26 July 2023

Police issue warning after rise in violence and antisocial behaviour in city nightspots

| Ian Bushnell
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Sergeant Max Mokrij from the Territory Targeting Team said police will continue to proactively target Canberra’s entertainment precincts. Photo: Ian Bushnell.

Two successive weekends of alcohol and drug-fuelled violence in Civic and Braddon have prompted police to lay down the law to partygoers in the city entertainment precincts.

The Territory Targeting Team and other police resources have had to deal with multiple serious incidents involving intoxicated people the past two Sunday mornings (16 July and 23 July) in and around the city’s pubs, bars and nightclubs.

Sergeant Max Mokrij from the Territory Targeting Team said police dealt with brawling, unprovoked attacks, dancefloor assaults, and at least one sexual assault.

Seargent Mokrij said police had zero tolerance for alcohol-fuelled violence and antisocial behaviour, and would continue to proactively target entertainment precincts.

He said that on one Saturday night and Sunday morning, there were about 24 incidents between midnight and 6 am, which was unusual for this time of year and stretched police resources, requiring backup from officers across the ACT.

He warned potential troublemakers that police would be deployed in force when necessary and that even if they were not visible were only a stone’s throw away.

People should also be aware that their actions would be captured by the many CCTV cameras throughout the city.

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Seargent Mokrij said alcohol and drugs were common factors and police would be working with licensed premises to ensure they served alcohol responsibly, did not serve underage patrons and kept within crowd limits.

“Targeting licensed premises is always an area of focus for us, but also working with them to make sure they know what their obligations are and that they’re aware of how to implement them,” he said.

“Venues have important responsibilities in terms of responsible service of alcohol but ultimately everybody needs to be responsible for making their own decisions in terms of how much they’re going to drink and how they’re going to look after each other.”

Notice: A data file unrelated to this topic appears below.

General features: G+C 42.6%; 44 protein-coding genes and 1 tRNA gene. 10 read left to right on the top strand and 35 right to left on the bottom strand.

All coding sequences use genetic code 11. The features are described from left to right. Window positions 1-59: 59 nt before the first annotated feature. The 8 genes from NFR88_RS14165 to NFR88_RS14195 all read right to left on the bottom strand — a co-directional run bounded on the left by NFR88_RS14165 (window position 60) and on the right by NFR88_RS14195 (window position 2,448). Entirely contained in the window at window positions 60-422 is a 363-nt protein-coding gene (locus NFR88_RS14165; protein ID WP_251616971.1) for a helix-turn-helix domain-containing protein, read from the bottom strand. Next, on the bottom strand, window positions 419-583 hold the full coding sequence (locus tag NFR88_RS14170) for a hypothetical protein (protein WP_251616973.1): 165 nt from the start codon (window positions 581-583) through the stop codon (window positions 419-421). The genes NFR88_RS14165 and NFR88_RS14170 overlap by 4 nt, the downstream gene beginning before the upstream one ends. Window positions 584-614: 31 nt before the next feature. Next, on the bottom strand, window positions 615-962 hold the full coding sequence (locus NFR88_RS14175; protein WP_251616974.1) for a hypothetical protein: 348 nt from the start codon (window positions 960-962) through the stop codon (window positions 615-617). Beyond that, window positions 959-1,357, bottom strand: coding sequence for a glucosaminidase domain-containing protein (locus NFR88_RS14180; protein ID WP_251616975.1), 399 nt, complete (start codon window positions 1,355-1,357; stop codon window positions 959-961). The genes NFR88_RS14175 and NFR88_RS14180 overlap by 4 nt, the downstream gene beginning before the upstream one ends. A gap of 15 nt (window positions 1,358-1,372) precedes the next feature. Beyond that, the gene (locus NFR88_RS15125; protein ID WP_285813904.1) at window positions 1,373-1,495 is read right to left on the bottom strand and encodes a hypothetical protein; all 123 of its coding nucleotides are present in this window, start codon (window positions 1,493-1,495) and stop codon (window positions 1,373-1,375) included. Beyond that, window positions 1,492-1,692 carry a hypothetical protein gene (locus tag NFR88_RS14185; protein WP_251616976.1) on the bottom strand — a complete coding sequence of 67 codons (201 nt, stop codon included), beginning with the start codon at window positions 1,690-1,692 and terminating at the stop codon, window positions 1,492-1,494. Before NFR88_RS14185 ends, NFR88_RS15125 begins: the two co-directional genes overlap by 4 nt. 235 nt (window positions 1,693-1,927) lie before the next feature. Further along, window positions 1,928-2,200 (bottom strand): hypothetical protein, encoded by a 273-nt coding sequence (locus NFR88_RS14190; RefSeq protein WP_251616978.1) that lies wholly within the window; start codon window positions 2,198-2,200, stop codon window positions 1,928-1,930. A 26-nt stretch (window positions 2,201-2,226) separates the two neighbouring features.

In one fight inside a Lonsdale Street premises at about 1:30 am on 16 July, an officer used a Taser to subdue and arrest a 20-year-old man.

While police were dealing with this man, they were called to respond to an alleged sexual assault in Bible Lane in Civic.

A 16-year-old girl, who had been admitted to a Bunda Street nightclub using a fake ID, had allegedly been sexually assaulted by a man in the nightclub and in Bible Lane. Investigations remain ongoing.

While police were speaking to the girl, a group of aggressive men had to be dealt with nearby, and one was arrested.

At about 4 am, a 19-year-old woman was arrested for assaulting her 25-year-old partner in Garema Place, while about this time police also responded to reports of a one-punch assault on the dancefloor of a nightclub on London Circuit.

The following Sunday at about 1 am, police on foot patrol outside a Bunda Street nightclub saw a fight between a 29-year-old man and 23-year-old woman, and the woman was subsequently arrested for assault.

At about 2:50 am, police were called to a London Circuit nightclub following reports three men had assaulted multiple people on the club’s dancefloor. The three men were arrested for affray.

Police on patrol outside the same venue saw a 23-year-old man headbutt another man in a seemingly unprovoked attack at about 3:40 am. The man was arrested and charged with assault, affray and resisting arrest.

Sergeant Mokrij said this was just a snapshot of the many serious incidents police had responded to in two wild weekends with unacceptable levels of violence and antisocial behaviour.

“Everyone should be able to go out and have a good time without fear of being victimised or assaulted or, or having to share the road with impaired road users,” he said.

But people could also do things to stay safe.

“People should be aware of their surroundings, and their level of impairment and how safe they feel being anywhere at any point in time,” Sergeant Mokrij said.

On the number of women arrested, Sergeant Mokrij said excessive drinking and violence weren’t restricted to any gender and it was something police saw across all areas of the community.

He said any sexual assault was very concerning and urged people to report any such incident to police so they could investigate and take action.

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While there were not any serious injuries reported over the two weekends, there well could have been, or worse.

“Any assault can have potentially serious or long-term consequences for anybody really,” he said.

“I mean, one punch can not only kill somebody, but can you give them long-term injuries that they have to deal with.”

Anyone who witnesses violent or anti-social behaviour in our entertainment precincts should contact ACT Policing Operations on 131 444, or Crime Stoppers on 1800 333 000, or use the Crime Stoppers ACT website. Information can be provided anonymously. Always call Triple Zero (000) in an emergency.

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I don’t know how those in Blue turn up every shift to deal with this sort of crap. It’s condoned by society as reflected by lack of a resources from government, lack of support from judicial system, and lack of self accountability by perpetrators.

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